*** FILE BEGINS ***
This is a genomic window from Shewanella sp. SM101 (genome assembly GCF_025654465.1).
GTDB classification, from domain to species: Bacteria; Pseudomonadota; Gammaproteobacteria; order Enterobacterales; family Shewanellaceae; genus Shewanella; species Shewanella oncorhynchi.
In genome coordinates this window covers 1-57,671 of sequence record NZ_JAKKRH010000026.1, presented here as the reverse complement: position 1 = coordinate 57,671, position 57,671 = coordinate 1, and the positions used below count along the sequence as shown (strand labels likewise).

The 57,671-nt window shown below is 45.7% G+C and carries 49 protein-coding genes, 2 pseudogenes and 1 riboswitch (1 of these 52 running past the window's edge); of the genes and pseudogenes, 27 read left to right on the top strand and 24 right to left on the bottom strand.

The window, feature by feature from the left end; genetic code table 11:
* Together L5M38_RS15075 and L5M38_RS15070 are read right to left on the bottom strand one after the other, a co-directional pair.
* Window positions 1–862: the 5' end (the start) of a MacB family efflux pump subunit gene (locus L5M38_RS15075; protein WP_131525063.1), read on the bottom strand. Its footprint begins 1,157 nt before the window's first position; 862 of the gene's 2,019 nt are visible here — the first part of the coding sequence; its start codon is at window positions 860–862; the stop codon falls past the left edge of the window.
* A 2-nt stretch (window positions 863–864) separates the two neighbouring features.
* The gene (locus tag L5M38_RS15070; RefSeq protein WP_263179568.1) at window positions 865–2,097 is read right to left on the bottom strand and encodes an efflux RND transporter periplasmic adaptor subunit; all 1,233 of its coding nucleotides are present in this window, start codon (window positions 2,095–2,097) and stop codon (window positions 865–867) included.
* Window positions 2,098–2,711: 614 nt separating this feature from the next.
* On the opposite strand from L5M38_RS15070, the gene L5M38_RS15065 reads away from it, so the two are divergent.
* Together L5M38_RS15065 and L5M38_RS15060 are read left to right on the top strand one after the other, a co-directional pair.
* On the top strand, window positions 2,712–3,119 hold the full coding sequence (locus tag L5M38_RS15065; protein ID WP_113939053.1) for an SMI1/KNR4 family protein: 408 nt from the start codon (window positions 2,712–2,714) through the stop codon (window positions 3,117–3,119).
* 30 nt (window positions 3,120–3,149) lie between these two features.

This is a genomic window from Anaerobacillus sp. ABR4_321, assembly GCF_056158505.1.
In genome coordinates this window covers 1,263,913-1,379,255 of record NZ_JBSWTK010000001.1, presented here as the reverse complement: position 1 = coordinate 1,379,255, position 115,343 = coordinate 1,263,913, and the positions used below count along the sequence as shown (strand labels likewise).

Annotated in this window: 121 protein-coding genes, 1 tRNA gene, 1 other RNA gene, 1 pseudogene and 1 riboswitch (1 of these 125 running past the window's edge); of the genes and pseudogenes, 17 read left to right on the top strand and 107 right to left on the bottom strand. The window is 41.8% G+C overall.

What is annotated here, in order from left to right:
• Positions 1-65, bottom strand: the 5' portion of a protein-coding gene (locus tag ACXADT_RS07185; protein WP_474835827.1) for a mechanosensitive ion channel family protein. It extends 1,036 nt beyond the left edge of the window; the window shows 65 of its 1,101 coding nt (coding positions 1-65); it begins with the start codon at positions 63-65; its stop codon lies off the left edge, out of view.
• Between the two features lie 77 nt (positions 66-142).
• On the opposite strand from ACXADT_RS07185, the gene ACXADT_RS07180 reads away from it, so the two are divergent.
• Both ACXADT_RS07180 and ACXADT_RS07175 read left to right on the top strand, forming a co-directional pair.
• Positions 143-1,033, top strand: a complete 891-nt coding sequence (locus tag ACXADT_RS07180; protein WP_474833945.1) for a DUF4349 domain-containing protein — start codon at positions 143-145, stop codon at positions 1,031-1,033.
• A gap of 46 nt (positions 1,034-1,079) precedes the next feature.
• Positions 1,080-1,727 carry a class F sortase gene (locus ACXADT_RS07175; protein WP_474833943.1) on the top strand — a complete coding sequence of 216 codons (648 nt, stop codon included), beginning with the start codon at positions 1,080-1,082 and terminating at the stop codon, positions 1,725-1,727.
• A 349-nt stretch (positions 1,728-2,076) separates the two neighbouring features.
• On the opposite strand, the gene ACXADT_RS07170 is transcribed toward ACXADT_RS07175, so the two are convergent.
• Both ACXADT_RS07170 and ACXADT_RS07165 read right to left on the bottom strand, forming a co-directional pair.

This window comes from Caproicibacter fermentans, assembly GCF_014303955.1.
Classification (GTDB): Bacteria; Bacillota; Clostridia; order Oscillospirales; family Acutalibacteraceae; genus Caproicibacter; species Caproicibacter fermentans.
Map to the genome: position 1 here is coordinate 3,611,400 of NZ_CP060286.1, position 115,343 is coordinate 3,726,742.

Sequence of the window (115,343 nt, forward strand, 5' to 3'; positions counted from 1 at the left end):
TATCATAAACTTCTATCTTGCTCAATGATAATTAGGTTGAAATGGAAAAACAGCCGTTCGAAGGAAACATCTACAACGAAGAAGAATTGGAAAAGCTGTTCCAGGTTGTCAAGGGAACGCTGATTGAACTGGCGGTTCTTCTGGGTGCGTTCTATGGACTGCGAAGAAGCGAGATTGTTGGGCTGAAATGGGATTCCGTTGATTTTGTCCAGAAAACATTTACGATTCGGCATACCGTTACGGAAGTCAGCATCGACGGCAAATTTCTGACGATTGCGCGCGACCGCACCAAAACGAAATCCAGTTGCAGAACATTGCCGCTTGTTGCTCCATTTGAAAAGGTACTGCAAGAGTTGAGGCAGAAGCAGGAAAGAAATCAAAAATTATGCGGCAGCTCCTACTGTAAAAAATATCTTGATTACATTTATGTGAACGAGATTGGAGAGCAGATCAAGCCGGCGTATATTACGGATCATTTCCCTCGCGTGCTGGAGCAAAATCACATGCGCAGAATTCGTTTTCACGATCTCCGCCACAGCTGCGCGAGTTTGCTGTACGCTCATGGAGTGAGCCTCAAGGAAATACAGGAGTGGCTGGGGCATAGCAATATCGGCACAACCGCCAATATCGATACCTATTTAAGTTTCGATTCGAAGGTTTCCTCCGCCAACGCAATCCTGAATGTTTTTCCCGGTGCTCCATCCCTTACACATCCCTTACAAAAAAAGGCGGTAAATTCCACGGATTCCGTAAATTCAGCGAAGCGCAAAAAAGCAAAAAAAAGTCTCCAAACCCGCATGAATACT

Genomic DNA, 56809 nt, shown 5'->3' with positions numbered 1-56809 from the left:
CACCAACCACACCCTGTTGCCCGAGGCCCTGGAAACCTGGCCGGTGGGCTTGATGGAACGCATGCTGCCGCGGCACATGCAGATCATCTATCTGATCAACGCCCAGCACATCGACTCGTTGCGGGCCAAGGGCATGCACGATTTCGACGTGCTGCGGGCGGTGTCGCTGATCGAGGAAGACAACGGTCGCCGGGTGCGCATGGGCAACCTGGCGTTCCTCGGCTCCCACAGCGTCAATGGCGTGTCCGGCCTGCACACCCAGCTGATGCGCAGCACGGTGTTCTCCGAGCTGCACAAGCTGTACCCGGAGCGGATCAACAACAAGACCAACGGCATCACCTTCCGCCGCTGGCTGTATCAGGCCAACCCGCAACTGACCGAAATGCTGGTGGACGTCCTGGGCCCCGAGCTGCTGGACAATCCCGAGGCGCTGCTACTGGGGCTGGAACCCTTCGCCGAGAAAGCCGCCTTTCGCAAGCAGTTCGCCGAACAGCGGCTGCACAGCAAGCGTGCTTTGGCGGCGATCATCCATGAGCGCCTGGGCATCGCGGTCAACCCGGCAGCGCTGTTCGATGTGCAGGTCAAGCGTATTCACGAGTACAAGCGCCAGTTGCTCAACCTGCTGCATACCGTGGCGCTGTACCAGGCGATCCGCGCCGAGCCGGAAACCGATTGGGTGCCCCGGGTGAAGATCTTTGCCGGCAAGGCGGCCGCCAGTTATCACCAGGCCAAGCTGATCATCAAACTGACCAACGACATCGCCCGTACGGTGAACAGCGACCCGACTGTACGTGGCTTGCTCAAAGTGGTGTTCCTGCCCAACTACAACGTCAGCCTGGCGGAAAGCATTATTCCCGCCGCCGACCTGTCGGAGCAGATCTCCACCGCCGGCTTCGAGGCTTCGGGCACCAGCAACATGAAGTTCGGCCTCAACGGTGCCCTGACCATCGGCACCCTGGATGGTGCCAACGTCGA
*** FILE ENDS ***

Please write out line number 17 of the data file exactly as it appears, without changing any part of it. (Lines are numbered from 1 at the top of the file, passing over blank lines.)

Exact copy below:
Annotated in this window: 121 protein-coding genes, 1 tRNA gene, 1 other RNA gene, 1 pseudogene and 1 riboswitch (1 of these 125 running past the window's edge); of the genes and pseudogenes, 17 read left to right on the top strand and 107 right to left on the bottom strand. The window is 41.8% G+C overall.